66 posts from May 2004
The New York Times ran a piece on Thursday called "For Some, the Blogging Never Stops".
The basic gist of the article is that blogging is an addiction and the people who do it are nuts. At least that's what I took from the piece.
It's not surprising that the New York Times would take this tack on blogging. I remember when the Internet was new on the scene back in the mid-90s and the New York Times was constantly talking about all the sex fiends trying to pick up kids on the Internet. The idea that there are new forms of media that they don't understand is inherently terrifying to the people who run the large newspapers. And so their coverage of new forms of media are inherently biased negatively.
That said, I agree that blogging is a bit of an addiction. But so is gambling, watching TV, being a sports fan, doing crossword puzzles, and lots of other things that people do every day. I am constantly balancing the needs of my family, work, health, and the other things that i do every day with my desire to blog at least daily. And it isn't easy. My wife gave me a great comic from The New Yorker that I think of every day. The husband is typing away on his computer. The wife is pointing a gun at him and says, "step away from the computer and have an intelligent conversation with me".
Bloggers aren't all nuts who blog incessantly all day long like the New York Times makes us out to be. But keeping some balance in our lives is also a good thing. As such, this will be my only post for Sunday of Memorial Day weekend!
I was sitting with Dick Costolo, the founder and CEO of Feedburner yesterday. He was taking me through my Feedburner stats page. And it hit me like a ton of bricks. I’ve got two to three times as many people who read my feed as those who read my blog. And the ratio is going up every day. I’ve put all this time and energy into my blog page with House Ads, Adsense, Blogrolls, etc and it’s a total waste of time and energy. Because by the end of this year, the number of people who actually visit my blog will be less than 10% of my total audience.
So, this means that the smart money is going to go into the feed space. Because that’s where the action is. Forget AdSense. I need contextual ads built right into my feed. Forget Typepad links, I need the links built right into my feed. Same with comments. And the feed needs to be two way. Atom has that capability I am told. So let me comment right in the feed. That’s a hell of lot better than Trackback.
For all the creativity that blogs have unleashed, its just the tip of the iceberg. RSS is a fundamental “good technology” (ie open and extendable) that is going to impact the Internet in the same way that open standards like HTTP, HTML, and MP3 have.
I am sure that many of your have figured this out already. To which I say – Good, what are you doing with RSS? I want to hear about it.
Damn. I must be getting old. Or hanging out too much at the Yale Club (that's an inside joke between me and Bevonovo).
I didn't know about Bit Torrents until today. And now I find out that RSS + Bit Torrents = Broadcatching.
Jeff Jarvis pointed out this great post about Broadcatching. I've got to figure all of this out. I think there's a pony in here somewhere.
OK. I confess. I am ignorant about this one.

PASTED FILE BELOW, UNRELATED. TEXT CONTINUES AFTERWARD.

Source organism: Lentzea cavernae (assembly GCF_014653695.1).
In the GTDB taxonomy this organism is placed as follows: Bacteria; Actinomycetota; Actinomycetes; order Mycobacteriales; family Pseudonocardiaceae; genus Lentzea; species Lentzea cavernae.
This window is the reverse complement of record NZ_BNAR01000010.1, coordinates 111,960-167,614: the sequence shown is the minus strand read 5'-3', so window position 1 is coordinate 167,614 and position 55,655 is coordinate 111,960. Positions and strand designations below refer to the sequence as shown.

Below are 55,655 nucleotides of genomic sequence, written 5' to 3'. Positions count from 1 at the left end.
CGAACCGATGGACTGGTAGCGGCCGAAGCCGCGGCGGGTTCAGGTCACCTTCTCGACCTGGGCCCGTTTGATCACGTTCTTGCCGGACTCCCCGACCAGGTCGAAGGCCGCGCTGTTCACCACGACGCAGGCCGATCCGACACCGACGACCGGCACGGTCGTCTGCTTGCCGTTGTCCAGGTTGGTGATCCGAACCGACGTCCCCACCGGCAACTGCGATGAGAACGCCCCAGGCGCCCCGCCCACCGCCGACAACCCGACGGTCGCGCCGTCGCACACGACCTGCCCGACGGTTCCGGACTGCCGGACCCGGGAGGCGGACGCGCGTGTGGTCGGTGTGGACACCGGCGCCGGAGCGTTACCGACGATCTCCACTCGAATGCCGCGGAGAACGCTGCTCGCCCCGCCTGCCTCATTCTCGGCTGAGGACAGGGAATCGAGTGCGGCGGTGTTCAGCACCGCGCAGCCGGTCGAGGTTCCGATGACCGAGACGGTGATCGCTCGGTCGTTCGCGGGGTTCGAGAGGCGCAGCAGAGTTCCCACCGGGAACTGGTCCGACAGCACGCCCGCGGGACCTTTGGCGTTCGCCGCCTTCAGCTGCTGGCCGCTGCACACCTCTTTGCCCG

Motts commented on my latest A Ghost Is Born post with a link to the Wilco tour opener. They were called Bit Torrents. I downloaded it and got a file but I can't figure out how to play it.
The Jason Calacanis talked about working in his virtual office in Bryant Park with his headphones on listening to Howard Stern Bit Torrents.
I hate being ignorant. WTF are Bit Torrents?
It's my belief that the saturation of spam filtering technology across enterprises and consumer ISP services has dramatically reduced the amount of spam coming into mailboxes. There is more to be done for sure, but we are beginning to win this war, and its about time.
So where is the next front going to be? I think its going to be in area of false positives and differentiating between who the "good commercial mailers" are and who the spammers are.
There aren't many people who know more about where and how this next war against spam is going to be fought than Matt Blumberg whose company, Return Path, is at the front lines in this next fight.
Matt has two great posts on his blog this morning that are must reads for anyone who cares a lot about this issue.
The first is about sender authentication.
The second is about the misconceptions in the market over Microsoft's Bonded Sender program.
I just added a section on the top right of my blog called "House Ads". I will use this section to promote things that are of interest, directly or indirectly, to me. There is no charge to anyone or anything I promote on this section, but I would like to get traffic reporting back to me in return. I am curious to find out if anyone actually clicks through on these house ads.
One of the things that I am noticing more and more of in the blog world are Obituaries.
Jerry did one last week for Syd Hoff.
Closer to home, I did one back in February for my grandmother.
When i visit the Key People page at Blogpulse, the top "bursty" names are almost always people who've recently died.
Last week it was Tony Randall.
Today it is Richard Biggs, who played Dr. Stephen Franklin on a show called Babylon 5. I've never seen that show or heard of Richard Biggs, but nonetheless I am sorry to hear of his passing.
I think someone could do something great with this. Why is it that the New York Times is the paper of record when someone important dies? The web could do a tribute infinitely better with hundreds or even thousands of tributes being published every day. Something to think about.